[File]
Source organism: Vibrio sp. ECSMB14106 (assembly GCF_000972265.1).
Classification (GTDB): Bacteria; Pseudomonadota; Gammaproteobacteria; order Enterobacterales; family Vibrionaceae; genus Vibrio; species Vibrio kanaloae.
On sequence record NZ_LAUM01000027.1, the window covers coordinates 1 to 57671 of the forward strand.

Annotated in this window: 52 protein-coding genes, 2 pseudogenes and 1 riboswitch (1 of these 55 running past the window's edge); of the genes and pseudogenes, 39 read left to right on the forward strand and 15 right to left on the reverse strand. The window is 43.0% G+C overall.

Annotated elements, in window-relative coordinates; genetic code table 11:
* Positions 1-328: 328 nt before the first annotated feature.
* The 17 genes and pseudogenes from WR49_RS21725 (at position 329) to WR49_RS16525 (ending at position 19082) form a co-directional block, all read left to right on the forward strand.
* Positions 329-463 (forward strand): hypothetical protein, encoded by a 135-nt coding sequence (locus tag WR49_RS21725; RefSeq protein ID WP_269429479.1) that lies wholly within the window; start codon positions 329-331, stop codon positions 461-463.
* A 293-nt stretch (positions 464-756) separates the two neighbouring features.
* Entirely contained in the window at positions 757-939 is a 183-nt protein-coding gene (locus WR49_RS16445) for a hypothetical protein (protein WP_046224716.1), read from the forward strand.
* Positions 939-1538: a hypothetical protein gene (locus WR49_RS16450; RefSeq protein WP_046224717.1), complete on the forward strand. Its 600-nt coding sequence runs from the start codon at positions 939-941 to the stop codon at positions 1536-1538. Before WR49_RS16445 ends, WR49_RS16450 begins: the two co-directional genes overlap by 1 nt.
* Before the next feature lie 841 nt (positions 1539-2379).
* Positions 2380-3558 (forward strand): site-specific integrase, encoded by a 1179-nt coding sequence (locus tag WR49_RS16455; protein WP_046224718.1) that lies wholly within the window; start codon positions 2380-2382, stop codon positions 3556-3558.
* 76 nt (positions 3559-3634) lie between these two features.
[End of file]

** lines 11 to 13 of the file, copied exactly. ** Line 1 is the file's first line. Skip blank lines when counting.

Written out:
* Positions 939-1538: a hypothetical protein gene (locus WR49_RS16450; RefSeq protein WP_046224717.1), complete on the forward strand. Its 600-nt coding sequence runs from the start codon at positions 939-941 to the stop codon at positions 1536-1538. Before WR49_RS16445 ends, WR49_RS16450 begins: the two co-directional genes overlap by 1 nt.
* Before the next feature lie 841 nt (positions 1539-2379).
* Positions 2380-3558 (forward strand): site-specific integrase, encoded by a 1179-nt coding sequence (locus tag WR49_RS16455; protein WP_046224718.1) that lies wholly within the window; start codon positions 2380-2382, stop codon positions 3556-3558.